## Adaptive Multidimensional Filtering (1992)

Venue: | LINKÖPING UNIVERSITY, SWEDEN |

Citations: | 30 - 0 self |

### BibTeX

@TECHREPORT{Haglund92adaptivemultidimensional,

author = {Leif Haglund},

title = {Adaptive Multidimensional Filtering},

institution = {LINKÖPING UNIVERSITY, SWEDEN},

year = {1992}

}

### Years of Citing Articles

### OpenURL

### Abstract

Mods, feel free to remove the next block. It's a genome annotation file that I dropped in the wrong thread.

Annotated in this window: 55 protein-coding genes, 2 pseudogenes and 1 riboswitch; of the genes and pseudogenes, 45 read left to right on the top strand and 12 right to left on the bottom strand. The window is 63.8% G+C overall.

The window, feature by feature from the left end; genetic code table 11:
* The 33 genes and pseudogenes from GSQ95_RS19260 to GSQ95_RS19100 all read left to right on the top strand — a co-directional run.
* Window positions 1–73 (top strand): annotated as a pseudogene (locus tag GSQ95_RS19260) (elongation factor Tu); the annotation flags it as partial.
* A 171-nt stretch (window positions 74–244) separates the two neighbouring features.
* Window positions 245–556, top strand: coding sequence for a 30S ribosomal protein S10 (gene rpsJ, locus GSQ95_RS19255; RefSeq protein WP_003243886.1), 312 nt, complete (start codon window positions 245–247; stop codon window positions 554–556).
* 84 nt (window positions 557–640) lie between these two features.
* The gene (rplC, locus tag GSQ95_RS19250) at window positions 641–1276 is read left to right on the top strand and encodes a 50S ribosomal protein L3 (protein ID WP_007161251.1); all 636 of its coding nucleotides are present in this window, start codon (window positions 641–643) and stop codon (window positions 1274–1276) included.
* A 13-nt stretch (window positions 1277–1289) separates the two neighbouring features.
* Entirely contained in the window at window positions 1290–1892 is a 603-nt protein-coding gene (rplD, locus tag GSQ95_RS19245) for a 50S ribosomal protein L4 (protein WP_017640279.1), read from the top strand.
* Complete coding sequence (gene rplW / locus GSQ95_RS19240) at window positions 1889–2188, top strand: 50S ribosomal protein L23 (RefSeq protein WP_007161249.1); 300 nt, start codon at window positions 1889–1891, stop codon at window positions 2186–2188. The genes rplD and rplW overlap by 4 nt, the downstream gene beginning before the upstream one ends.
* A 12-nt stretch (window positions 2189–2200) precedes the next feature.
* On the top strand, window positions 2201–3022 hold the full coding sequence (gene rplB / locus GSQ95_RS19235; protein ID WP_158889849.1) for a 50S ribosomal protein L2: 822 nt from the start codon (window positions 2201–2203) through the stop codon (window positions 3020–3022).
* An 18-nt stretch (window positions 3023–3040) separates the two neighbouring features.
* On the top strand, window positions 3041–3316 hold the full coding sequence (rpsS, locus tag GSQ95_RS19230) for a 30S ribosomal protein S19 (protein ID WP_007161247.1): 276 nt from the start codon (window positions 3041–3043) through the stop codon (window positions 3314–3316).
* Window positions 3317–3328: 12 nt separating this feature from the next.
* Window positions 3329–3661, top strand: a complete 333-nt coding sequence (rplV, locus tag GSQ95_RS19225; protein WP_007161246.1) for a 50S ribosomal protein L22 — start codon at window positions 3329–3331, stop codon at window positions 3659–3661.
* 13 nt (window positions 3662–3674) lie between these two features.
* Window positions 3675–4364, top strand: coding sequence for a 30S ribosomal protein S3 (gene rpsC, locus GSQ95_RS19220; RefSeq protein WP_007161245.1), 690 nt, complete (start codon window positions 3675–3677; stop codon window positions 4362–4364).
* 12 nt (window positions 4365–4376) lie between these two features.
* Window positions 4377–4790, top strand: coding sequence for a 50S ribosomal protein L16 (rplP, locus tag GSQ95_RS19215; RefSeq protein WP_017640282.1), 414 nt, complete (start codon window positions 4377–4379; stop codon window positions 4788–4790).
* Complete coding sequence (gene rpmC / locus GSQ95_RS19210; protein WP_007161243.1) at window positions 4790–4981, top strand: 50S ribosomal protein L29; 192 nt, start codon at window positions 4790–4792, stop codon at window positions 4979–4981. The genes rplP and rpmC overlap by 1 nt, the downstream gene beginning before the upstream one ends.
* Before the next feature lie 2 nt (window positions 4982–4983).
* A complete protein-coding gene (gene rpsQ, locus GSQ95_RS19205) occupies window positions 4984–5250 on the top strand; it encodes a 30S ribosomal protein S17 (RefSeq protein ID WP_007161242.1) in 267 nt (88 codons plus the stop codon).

This thesis contains a presentation and an analysis of adaptive filtering strategies for multidimensional data. The size, shape and orientation of the filter are signal controlled and thus adapted locally to each neighbourhood according to a predefined model. The filter is constructed as a linear weighting of fixed oriented bandpass filters having the same shape but different orientations. The adaptive filtering methods have been tested on both real data and synthesized test data in 2D, e.g. still images, 3D, e.g. image sequences or volumes, with good results. In 4D, e.g. volume sequences, the algorithm is given in its mathematical form. The weighting coefficients are given by the inner products of a tensor representing the local structure of the data and the tensors representing the orientation of the filters. The procedure and filter design in estimating the representation tensor are described. In 2D, the tensor contains information about the local energy, the optimal orientation and a certainty of the orientation. In 3D, the information in the tensor is the energy, the normal to the best fitting local plane and the tangent to the best fitting line, and certainties of these orientations. In the case of time sequences, a quantitative comparison of the proposed method and other (optical flow) algorithms is presented. The estimation of control information is made in different scales. There are two main reasons for this. A single filter has a particular limited pass band which may or may not be tuned to the different sized objects to describe. Second, size or scale is a descriptive feature in its own right. All of this requires the integration of measurements from different scales. The increasing interest in wavelet theory supports the idea that a multiresolution approach is necessary. Hence the resulting adaptive filter will adapt also in size and to different orientations in different scales.